What's the point of classifying anxiety? If you've ever undertaken a little personal research into anxiety disorders you may have noticed the extent to which symptoms seem to overlap. Currently, 12 anxiety disorders and around 25 subtypes, with specific treatments for around half, are on the books; yet many treatments show considerable overlap. All this begs the question, what's the point of classifying anxiety disorders?
And it's a perfectly reasonable question, particularly when we consider that anxiety symptoms often don't neatly fall into pre-established categories. For example, Someone who experiences panic attacks may also have symptoms of obsessive compulsive disorder and be terrified of spiders (a specific phobia). So, why don't we dump the notion of classification and simply combine all these anxiety-related issues?
Well, the argument goes two ways. First, despite the overlap issue it is the experiences of people who principally suffer with one disorder that has enabled us to understand the development of that particular problem, the things that maintain it, and how best to treat it. This focus tells us that while the symptoms of anxiety share similarities there are sufficient differences between say, generalized anxiety and OCD, to merit further investigation. The correct diagnosis of an anxiety disorder influences treatment but just to confuse matters there are various treatment approaches. These range from the untested and frankly bizarre to those fully evaluated, regularly refined, ethical and endorsed by professional bodies. Cognitive behavioral therapy is the most structured psychological therapy available. It is not for everyone but it has a proven track record that is as or more effective than medication.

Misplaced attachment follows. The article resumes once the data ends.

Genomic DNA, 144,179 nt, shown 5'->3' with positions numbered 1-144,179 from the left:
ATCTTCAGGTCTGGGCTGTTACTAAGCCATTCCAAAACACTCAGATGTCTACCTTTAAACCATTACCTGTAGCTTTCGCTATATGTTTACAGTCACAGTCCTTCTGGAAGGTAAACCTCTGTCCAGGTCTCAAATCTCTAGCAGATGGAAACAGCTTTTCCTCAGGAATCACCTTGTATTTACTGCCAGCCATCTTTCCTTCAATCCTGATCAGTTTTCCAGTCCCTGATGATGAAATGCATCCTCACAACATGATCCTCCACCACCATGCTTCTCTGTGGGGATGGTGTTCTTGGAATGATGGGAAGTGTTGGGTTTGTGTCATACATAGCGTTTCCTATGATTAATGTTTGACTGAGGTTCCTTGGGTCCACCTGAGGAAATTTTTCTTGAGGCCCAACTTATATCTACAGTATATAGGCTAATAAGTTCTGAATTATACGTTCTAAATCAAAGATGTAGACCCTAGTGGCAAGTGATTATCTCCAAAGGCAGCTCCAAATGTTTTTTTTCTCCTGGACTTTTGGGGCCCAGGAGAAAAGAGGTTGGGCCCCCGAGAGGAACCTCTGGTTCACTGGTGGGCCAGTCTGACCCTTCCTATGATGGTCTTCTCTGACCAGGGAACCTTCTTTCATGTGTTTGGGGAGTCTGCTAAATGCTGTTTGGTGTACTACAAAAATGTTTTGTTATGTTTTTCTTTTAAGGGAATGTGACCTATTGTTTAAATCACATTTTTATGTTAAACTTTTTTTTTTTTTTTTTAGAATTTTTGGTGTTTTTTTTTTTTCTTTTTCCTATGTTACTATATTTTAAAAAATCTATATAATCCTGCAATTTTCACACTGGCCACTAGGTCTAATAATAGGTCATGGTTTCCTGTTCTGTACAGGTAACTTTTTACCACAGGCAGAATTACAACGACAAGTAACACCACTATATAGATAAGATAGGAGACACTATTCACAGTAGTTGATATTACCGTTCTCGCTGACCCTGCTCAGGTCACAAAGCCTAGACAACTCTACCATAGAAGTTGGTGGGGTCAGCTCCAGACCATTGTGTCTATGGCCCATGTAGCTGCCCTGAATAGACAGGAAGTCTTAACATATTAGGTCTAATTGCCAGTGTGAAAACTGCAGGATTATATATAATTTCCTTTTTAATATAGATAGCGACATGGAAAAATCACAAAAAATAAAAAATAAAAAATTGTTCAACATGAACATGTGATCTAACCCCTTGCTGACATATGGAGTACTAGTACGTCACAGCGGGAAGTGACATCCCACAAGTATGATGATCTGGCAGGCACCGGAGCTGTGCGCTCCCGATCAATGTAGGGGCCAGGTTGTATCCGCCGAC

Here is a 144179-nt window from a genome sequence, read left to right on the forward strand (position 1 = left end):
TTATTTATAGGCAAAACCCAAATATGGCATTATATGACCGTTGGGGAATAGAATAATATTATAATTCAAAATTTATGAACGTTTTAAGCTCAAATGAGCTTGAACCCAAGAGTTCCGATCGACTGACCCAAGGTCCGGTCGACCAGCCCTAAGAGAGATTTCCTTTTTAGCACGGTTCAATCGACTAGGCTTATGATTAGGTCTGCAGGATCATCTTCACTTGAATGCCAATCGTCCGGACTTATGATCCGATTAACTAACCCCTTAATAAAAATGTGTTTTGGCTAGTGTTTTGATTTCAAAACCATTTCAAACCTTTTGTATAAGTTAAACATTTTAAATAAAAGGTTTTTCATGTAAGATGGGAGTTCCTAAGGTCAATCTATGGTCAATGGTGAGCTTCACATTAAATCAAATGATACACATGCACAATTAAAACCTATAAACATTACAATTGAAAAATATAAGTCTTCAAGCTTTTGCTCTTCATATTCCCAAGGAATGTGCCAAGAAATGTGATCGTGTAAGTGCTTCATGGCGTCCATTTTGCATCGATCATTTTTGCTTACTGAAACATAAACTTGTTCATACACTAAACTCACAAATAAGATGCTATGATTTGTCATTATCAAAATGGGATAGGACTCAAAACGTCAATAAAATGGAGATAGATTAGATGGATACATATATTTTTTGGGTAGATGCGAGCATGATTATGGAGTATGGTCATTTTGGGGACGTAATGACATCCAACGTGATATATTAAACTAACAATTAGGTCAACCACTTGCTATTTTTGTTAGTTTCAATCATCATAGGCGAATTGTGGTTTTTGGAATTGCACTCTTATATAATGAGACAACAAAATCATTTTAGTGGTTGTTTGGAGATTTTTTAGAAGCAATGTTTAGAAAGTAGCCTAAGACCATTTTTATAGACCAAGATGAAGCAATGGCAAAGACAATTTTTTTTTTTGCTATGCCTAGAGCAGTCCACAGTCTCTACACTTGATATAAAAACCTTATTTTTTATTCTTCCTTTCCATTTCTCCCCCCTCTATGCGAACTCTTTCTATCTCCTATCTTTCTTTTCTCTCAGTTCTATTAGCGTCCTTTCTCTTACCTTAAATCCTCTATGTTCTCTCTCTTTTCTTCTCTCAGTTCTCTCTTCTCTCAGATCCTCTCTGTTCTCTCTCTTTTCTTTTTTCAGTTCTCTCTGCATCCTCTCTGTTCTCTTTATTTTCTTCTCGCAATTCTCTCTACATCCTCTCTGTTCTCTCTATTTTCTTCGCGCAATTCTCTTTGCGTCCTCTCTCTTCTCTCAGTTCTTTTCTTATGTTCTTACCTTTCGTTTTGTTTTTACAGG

There are however calls for single treatment approaches. It is suggested this would benefit the countless numbers of people who fail to meet the diagnostic category for one or more anxiety disorders but who experience many of the distressing symptoms. And, as previously mentioned, many people experience more than one disorder. The notion of being treated for panic disorder before treatment can begin for say OCD seems, to many, to be long-winded and rather clumsy when there are central issues maintaining both.
It's an interesting debate and no doubt one that will continue to be properly and systematically reviewed over time.
Published On: September 05, 2014